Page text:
Does standing in a supercooled environment for 2-3 minutes provide meaningful recovery benefits for cyclists? Whole body cryotherapy (WBC) is a recovery modality some athletes and cycling teams have added to their post-workout routines, but does it work?
How Cryotherapy Works
To experience WBC you need access to a chamber where you are exposed to temperatures between -110 to -140 degrees Celcius (-160-220 Fahrenheit) for up to 3 minutes. First, you enter an antechamber at -60 degrees C (-76 F) for about 30 seconds, and then pass to the cryochamber. To avoid the risk of damaging your skin, you have to be completely dry before treatment (no sweat).
The short-term exposure to extreme cold rapidly reduces skin temperature. However, the effects of WBC go far beyond cooling the skin, and may trigger changes in inflammatory response, hormone levels, pain perception, and more. The question is whether these changes are meaningful for endurance athletes, and whether you can achieve the same benefits from lower-tech methods.
Cryotherapy has a similar effect on core temperature as immersion in very cold water. Initially, skin temperature drops significantly but core temperature doesn’t change much at all. Upon exiting the cold environment and rewarming, people experience “afterdrop”. Vasolidation in the skin and extremities mixes colder blood with the warmer blood from your body’s core – lowering core temperature. In the case of cryotherapy, a recent study found core temperature did decrease – but about 50-60 minutes after treatment. (Zalewski, 2014)
Parasympathetic Nervous System Activation
Strenuous exercise ramps up the sympathetic (fight or flight) nervous system, leading to increased heart rate and blood pressure, among other things. The recovery process after exercise depends partly on the activation of the parasympathetic nervous system to put the brakes on your racing heart. Exposure to cold, as with WBC or cold water immersion, causes peripheral vasoconstriction, which increases blood pressure centrally. This triggers the baroreflex, which kick starts the parasympathetic nervous system to bring heart rate and blood pressure down. (Zalewski, 2014; Louis, 2015)
One of the primary selling points for cryotherapy is the claim that it reduces inflammation. Indeed, according to recent review studies (Bleakley, 2014; Lombardi, 2017), there is evidence WBC enhances an athlete’s cytokine profile by reducing pro-inflammatory cytokine production. However, multiple sessions are needed to achieve beneficial results.
While research shows WBC can reduce blood levels of the stress hormones, it only appears to do so after multiple days of training and multiple WBC treatments. For example, one study (Wozniak, 2013) with elite rowers training twice per day found that cortisol levels increased after three days in the control group, but WBC (also twice a day) delayed the increase to Day 6 for the WBC group. These results were similar to other research cited in review studies (Lombardy, 2017; Bleakley, 2014).
Both WBC and CWI have an analgesic effect for athletes following strenuous workouts, and multiple studies examined in the aforementioned review studies showed reductions in pain perception and muscle tiredness, as well as improvements in sleep quality and overall quality of life. A study focusing on Olympic-level synchronized swimmers found WBC treatments after workouts improved sleep quality and duration during an intense period of training, potentially due to cold-induced parasympathetic nervous system reactivation. (Schaal, 2015).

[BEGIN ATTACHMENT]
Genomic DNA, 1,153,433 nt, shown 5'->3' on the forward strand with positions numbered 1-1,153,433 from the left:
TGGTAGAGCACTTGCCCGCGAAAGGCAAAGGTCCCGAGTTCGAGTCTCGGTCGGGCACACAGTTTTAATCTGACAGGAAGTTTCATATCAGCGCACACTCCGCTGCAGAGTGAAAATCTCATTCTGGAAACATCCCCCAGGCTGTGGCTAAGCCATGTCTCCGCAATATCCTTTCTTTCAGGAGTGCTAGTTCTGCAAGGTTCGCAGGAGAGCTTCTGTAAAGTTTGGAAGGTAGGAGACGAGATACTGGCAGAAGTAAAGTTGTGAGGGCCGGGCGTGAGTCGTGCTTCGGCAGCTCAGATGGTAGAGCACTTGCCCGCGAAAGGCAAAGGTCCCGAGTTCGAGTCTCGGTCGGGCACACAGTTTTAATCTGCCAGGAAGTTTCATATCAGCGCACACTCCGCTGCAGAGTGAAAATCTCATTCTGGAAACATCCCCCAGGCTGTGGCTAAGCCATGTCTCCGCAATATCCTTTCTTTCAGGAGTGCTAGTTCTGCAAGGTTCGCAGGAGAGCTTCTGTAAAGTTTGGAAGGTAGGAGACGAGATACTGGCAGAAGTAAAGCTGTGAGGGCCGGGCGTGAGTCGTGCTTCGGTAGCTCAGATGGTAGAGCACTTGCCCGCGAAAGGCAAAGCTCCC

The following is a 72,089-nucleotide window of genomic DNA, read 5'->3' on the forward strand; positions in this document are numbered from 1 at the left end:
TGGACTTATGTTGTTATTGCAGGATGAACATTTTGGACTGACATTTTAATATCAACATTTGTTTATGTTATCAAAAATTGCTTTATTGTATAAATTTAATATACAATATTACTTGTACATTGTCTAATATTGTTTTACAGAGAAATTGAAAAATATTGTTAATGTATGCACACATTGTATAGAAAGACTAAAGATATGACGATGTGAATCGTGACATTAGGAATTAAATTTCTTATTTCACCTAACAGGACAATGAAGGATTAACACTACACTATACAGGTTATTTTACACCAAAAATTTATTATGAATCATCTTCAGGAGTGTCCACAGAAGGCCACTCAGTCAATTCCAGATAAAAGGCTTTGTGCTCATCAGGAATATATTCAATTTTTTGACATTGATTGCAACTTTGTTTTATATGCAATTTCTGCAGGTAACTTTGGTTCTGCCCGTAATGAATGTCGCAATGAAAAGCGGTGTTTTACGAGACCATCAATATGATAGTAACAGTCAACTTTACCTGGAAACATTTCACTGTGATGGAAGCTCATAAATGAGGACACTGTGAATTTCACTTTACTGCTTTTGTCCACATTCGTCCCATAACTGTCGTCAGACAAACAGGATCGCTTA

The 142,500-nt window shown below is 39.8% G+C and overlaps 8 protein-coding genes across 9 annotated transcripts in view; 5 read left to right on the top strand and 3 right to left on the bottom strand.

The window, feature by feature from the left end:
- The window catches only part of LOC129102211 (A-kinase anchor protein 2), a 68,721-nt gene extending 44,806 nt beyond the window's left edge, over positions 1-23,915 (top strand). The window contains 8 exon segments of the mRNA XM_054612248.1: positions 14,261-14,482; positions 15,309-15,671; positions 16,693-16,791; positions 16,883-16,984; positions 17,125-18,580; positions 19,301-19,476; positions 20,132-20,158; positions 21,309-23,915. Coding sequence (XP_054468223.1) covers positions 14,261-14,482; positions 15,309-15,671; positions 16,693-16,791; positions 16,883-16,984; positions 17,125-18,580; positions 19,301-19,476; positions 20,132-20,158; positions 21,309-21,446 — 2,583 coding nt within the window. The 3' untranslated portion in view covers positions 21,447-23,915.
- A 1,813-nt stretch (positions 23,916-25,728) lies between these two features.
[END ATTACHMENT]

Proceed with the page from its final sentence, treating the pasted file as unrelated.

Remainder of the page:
So… yes or no?
From the available research, WBC appears to be an effective recovery tool overall, although there’s still plenty of debate about which aspects of recovery it affects positively. Virtually all the research agrees, however, that it is a safe process as long as it is conducted in a professional setting. The small chances WBC could have a negative effect on recovery or training progress come from potentially mitigating inflammation necessary for the physiological adaptation to training.
However, the biggest reasons I have for shrugging my shoulders at cryotherapy are cost and the fact researchers concluded cold water immersion and/or ice packs were about as effective as WBC for promoting recovery. Remember, WBC was only effective when used frequently and regularly. A single treatment had little to no benefit, and in some cases 20-30 were needed to experience significant benefits.
If you want to use whole body cooling as a recovery tool, the low tech methods appear to be more accessible and cost effective.
Bleakley, Chris, et al. “Whole-Body Cryotherapy: Empirical Evidence and Theoretical Perspectives.” Open Access Journal of Sports Medicine, 2014, p. 25., doi:10.2147/oajsm.s41655.
Lombardi, Giovanni, et al. “Whole-Body Cryotherapy in Athletes: From Therapy to Stimulation. An Updated Review of the Literature.” Frontiers in Physiology, vol. 8, 2017, doi:10.3389/fphys.2017.00258.
Louis, Julien, et al. “Head Exposure to Cold during Whole-Body Cryostimulation: Influence on Thermal Response and Autonomic Modulation.” Plos One, vol. 10, no. 4, 2015, doi:10.1371/journal.pone.0124776.
Schaal, Karine, et al. “Whole-Body Cryostimulation Limits Overreaching in Elite Synchronized Swimmers.” Medicine & Science in Sports & Exercise, vol. 47, no. 7, 2015, pp. 1416–1425., doi:10.1249/mss.0000000000000546.
Wozniak, Alina, et al. “– Sports Medicine Whole-Body Cryostimulation and Oxidative Stress in Rowers: the Preliminary Results.” Archives of Medical Science, vol. 2, 2013, pp. 303–308., doi:10.5114/aoms.2012.30835.
Zalewski, Pawel, et al. “Whole-Body Cryostimulation Increases Parasympathetic Outflow and Decreases Core Body Temperature.” Journal of Thermal Biology, vol. 45, 2014, pp. 75–80., doi:10.1016/j.jtherbio.2014.08.001.